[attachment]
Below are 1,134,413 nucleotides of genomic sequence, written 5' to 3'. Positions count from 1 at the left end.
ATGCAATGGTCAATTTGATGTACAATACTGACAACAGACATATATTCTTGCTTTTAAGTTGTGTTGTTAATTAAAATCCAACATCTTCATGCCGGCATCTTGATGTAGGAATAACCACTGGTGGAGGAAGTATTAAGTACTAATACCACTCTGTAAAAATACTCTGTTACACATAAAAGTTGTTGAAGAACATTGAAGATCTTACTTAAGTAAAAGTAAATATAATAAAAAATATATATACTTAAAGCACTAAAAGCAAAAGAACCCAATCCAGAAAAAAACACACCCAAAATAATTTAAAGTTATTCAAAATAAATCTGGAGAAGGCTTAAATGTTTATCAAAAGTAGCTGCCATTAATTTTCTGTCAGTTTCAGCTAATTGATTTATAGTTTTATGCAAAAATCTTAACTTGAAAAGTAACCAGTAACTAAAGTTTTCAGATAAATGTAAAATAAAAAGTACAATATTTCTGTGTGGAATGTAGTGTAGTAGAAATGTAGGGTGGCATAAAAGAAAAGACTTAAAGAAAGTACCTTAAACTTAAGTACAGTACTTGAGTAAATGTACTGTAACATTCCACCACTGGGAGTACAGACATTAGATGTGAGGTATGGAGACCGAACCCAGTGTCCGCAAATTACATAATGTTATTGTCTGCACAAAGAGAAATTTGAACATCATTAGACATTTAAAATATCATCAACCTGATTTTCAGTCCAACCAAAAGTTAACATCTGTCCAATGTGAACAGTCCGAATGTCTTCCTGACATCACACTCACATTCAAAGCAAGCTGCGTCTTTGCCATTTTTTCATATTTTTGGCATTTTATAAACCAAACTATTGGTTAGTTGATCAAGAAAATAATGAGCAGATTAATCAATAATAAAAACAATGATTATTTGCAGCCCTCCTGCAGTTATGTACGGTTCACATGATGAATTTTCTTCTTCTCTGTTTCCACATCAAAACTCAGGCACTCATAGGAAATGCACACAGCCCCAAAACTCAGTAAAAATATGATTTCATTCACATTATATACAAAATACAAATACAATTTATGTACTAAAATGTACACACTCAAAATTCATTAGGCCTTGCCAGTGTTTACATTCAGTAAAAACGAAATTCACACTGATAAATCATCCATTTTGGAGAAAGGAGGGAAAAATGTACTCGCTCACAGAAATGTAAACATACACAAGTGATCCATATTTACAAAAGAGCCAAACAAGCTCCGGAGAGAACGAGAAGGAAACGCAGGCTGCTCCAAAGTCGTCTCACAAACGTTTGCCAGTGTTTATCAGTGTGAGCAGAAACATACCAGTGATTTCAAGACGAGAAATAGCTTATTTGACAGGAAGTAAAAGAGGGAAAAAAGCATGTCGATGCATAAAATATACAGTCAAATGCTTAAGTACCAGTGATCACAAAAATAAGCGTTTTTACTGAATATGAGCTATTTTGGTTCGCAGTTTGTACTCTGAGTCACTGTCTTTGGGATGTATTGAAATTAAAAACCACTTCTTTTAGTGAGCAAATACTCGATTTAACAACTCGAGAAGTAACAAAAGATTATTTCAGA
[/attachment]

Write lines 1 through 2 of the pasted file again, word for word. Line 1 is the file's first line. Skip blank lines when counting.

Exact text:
Below are 1,134,413 nucleotides of genomic sequence, written 5' to 3'. Positions count from 1 at the left end.
ATGCAATGGTCAATTTGATGTACAATACTGACAACAGACATATATTCTTGCTTTTAAGTTGTGTTGTTAATTAAAATCCAACATCTTCATGCCGGCATCTTGATGTAGGAATAACCACTGGTGGAGGAAGTATTAAGTACTAATACCACTCTGTAAAAATACTCTGTTACACATAAAAGTTGTTGAAGAACATTGAAGATCTTACTTAAGTAAAAGTAAATATAATAAAAAATATATATACTTAAAGCACTAAAAGCAAAAGAACCCAATCCAGAAAAAAACACACCCAAAATAATTTAAAGTTATTCAAAATAAATCTGGAGAAGGCTTAAATGTTTATCAAAAGTAGCTGCCATTAATTTTCTGTCAGTTTCAGCTAATTGATTTATAGTTTTATGCAAAAATCTTAACTTGAAAAGTAACCAGTAACTAAAGTTTTCAGATAAATGTAAAATAAAAAGTACAATATTTCTGTGTGGAATGTAGTGTAGTAGAAATGTAGGGTGGCATAAAAGAAAAGACTTAAAGAAAGTACCTTAAACTTAAGTACAGTACTTGAGTAAATGTACTGTAACATTCCACCACTGGGAGTACAGACATTAGATGTGAGGTATGGAGACCGAACCCAGTGTCCGCAAATTACATAATGTTATTGTCTGCACAAAGAGAAATTTGAACATCATTAGACATTTAAAATATCATCAACCTGATTTTCAGTCCAACCAAAAGTTAACATCTGTCCAATGTGAACAGTCCGAATGTCTTCCTGACATCACACTCACATTCAAAGCAAGCTGCGTCTTTGCCATTTTTTCATATTTTTGGCATTTTATAAACCAAACTATTGGTTAGTTGATCAAGAAAATAATGAGCAGATTAATCAATAATAAAAACAATGATTATTTGCAGCCCTCCTGCAGTTATGTACGGTTCACATGATGAATTTTCTTCTTCTCTGTTTCCACATCAAAACTCAGGCACTCATAGGAAATGCACACAGCCCCAAAACTCAGTAAAAATATGATTTCATTCACATTATATACAAAATACAAATACAATTTATGTACTAAAATGTACACACTCAAAATTCATTAGGCCTTGCCAGTGTTTACATTCAGTAAAAACGAAATTCACACTGATAAATCATCCATTTTGGAGAAAGGAGGGAAAAATGTACTCGCTCACAGAAATGTAAACATACACAAGTGATCCATATTTACAAAAGAGCCAAACAAGCTCCGGAGAGAACGAGAAGGAAACGCAGGCTGCTCCAAAGTCGTCTCACAAACGTTTGCCAGTGTTTATCAGTGTGAGCAGAAACATACCAGTGATTTCAAGACGAGAAATAGCTTATTTGACAGGAAGTAAAAGAGGGAAAAAAGCATGTCGATGCATAAAATATACAGTCAAATGCTTAAGTACCAGTGATCACAAAAATAAGCGTTTTTACTGAATATGAGCTATTTTGGTTCGCAGTTTGTACTCTGAGTCACTGTCTTTGGGATGTATTGAAATTAAAAACCACTTCTTTTAGTGAGCAAATACTCGATTTAACAACTCGAGAAGTAACAAAAGATTATTTCAGA